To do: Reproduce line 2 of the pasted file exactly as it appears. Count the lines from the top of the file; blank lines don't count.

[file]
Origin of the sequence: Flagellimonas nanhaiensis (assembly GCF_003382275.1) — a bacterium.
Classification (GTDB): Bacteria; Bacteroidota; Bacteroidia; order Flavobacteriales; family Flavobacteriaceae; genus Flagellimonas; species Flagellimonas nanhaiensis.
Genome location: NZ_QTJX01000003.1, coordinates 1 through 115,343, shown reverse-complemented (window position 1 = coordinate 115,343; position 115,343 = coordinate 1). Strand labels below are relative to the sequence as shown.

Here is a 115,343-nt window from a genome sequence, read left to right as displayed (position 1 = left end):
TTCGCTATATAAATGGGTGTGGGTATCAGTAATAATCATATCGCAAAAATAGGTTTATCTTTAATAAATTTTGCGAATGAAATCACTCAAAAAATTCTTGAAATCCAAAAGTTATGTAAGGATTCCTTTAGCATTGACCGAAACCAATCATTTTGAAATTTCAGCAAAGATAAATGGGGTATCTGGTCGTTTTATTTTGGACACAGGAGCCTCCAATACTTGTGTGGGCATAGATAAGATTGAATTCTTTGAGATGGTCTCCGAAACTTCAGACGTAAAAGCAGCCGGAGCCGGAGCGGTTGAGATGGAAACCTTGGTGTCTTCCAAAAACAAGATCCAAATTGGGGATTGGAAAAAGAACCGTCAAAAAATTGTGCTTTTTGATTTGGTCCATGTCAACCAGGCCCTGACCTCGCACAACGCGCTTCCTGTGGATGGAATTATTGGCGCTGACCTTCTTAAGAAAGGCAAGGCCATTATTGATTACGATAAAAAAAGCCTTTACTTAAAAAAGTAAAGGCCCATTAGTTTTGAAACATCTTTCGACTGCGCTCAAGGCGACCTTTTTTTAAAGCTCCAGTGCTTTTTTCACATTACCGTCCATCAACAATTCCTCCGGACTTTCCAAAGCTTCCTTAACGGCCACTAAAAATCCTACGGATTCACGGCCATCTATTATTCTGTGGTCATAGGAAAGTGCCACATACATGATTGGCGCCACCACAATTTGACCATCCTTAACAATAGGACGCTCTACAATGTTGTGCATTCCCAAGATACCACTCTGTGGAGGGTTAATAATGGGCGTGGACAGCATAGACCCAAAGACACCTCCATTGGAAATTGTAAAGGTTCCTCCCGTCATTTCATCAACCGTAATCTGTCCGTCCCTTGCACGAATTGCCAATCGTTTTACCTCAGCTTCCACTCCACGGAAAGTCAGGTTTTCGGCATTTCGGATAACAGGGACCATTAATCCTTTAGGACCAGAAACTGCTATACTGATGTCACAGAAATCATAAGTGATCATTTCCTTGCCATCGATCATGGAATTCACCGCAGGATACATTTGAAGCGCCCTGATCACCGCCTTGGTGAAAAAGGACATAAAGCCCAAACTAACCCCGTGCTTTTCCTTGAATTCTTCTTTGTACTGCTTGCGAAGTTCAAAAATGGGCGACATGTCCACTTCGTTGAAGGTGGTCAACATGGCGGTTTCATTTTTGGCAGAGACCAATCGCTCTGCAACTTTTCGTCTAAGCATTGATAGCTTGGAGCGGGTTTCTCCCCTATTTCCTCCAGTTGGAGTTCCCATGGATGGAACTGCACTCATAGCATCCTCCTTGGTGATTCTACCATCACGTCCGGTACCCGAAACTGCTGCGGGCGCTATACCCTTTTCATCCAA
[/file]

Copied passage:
Classification (GTDB): Bacteria; Bacteroidota; Bacteroidia; order Flavobacteriales; family Flavobacteriaceae; genus Flagellimonas; species Flagellimonas nanhaiensis.